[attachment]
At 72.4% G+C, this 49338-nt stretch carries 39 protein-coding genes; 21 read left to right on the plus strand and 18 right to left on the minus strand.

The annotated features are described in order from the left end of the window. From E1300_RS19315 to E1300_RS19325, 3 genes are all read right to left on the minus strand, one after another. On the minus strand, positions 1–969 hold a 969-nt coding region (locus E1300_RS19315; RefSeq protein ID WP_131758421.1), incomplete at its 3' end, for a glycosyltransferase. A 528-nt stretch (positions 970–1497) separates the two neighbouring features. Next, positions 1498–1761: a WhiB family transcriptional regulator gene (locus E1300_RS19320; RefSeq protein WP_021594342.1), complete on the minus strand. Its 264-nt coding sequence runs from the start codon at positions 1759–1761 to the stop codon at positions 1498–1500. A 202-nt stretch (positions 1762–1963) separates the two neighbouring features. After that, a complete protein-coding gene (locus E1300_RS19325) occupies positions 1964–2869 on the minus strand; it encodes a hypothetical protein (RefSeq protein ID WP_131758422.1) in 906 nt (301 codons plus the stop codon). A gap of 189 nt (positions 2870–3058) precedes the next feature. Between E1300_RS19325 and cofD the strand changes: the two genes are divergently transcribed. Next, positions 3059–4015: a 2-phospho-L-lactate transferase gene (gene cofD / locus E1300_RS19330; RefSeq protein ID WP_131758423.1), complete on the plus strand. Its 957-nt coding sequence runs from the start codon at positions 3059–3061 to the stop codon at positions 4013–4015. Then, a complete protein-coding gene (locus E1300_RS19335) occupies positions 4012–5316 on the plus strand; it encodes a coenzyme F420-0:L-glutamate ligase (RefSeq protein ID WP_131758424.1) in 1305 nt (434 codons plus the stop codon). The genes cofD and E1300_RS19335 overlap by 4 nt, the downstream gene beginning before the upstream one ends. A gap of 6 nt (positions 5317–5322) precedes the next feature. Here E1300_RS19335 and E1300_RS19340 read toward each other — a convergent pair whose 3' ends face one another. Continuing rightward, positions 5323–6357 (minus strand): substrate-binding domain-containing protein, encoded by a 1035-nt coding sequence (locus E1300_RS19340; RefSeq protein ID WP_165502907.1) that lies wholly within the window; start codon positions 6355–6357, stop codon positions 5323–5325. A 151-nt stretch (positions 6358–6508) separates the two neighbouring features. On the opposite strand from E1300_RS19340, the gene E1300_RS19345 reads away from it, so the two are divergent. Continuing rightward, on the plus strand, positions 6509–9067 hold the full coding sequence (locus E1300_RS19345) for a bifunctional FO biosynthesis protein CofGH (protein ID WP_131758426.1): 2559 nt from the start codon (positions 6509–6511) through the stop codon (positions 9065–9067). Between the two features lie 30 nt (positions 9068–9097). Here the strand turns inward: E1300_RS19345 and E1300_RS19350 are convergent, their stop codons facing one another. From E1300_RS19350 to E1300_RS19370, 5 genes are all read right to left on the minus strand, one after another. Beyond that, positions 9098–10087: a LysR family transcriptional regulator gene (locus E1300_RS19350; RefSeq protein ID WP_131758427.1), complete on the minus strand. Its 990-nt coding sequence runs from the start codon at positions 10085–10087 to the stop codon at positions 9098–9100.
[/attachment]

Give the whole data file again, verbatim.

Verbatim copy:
At 72.4% G+C, this 49338-nt stretch carries 39 protein-coding genes; 21 read left to right on the plus strand and 18 right to left on the minus strand.

The annotated features are described in order from the left end of the window. From E1300_RS19315 to E1300_RS19325, 3 genes are all read right to left on the minus strand, one after another. On the minus strand, positions 1–969 hold a 969-nt coding region (locus E1300_RS19315; RefSeq protein ID WP_131758421.1), incomplete at its 3' end, for a glycosyltransferase. A 528-nt stretch (positions 970–1497) separates the two neighbouring features. Next, positions 1498–1761: a WhiB family transcriptional regulator gene (locus E1300_RS19320; RefSeq protein WP_021594342.1), complete on the minus strand. Its 264-nt coding sequence runs from the start codon at positions 1759–1761 to the stop codon at positions 1498–1500. A 202-nt stretch (positions 1762–1963) separates the two neighbouring features. After that, a complete protein-coding gene (locus E1300_RS19325) occupies positions 1964–2869 on the minus strand; it encodes a hypothetical protein (RefSeq protein ID WP_131758422.1) in 906 nt (301 codons plus the stop codon). A gap of 189 nt (positions 2870–3058) precedes the next feature. Between E1300_RS19325 and cofD the strand changes: the two genes are divergently transcribed. Next, positions 3059–4015: a 2-phospho-L-lactate transferase gene (gene cofD / locus E1300_RS19330; RefSeq protein ID WP_131758423.1), complete on the plus strand. Its 957-nt coding sequence runs from the start codon at positions 3059–3061 to the stop codon at positions 4013–4015. Then, a complete protein-coding gene (locus E1300_RS19335) occupies positions 4012–5316 on the plus strand; it encodes a coenzyme F420-0:L-glutamate ligase (RefSeq protein ID WP_131758424.1) in 1305 nt (434 codons plus the stop codon). The genes cofD and E1300_RS19335 overlap by 4 nt, the downstream gene beginning before the upstream one ends. A gap of 6 nt (positions 5317–5322) precedes the next feature. Here E1300_RS19335 and E1300_RS19340 read toward each other — a convergent pair whose 3' ends face one another. Continuing rightward, positions 5323–6357 (minus strand): substrate-binding domain-containing protein, encoded by a 1035-nt coding sequence (locus E1300_RS19340; RefSeq protein ID WP_165502907.1) that lies wholly within the window; start codon positions 6355–6357, stop codon positions 5323–5325. A 151-nt stretch (positions 6358–6508) separates the two neighbouring features. On the opposite strand from E1300_RS19340, the gene E1300_RS19345 reads away from it, so the two are divergent. Continuing rightward, on the plus strand, positions 6509–9067 hold the full coding sequence (locus E1300_RS19345) for a bifunctional FO biosynthesis protein CofGH (protein ID WP_131758426.1): 2559 nt from the start codon (positions 6509–6511) through the stop codon (positions 9065–9067). Between the two features lie 30 nt (positions 9068–9097). Here the strand turns inward: E1300_RS19345 and E1300_RS19350 are convergent, their stop codons facing one another. From E1300_RS19350 to E1300_RS19370, 5 genes are all read right to left on the minus strand, one after another. Beyond that, positions 9098–10087: a LysR family transcriptional regulator gene (locus E1300_RS19350; RefSeq protein ID WP_131758427.1), complete on the minus strand. Its 990-nt coding sequence runs from the start codon at positions 10085–10087 to the stop codon at positions 9098–9100.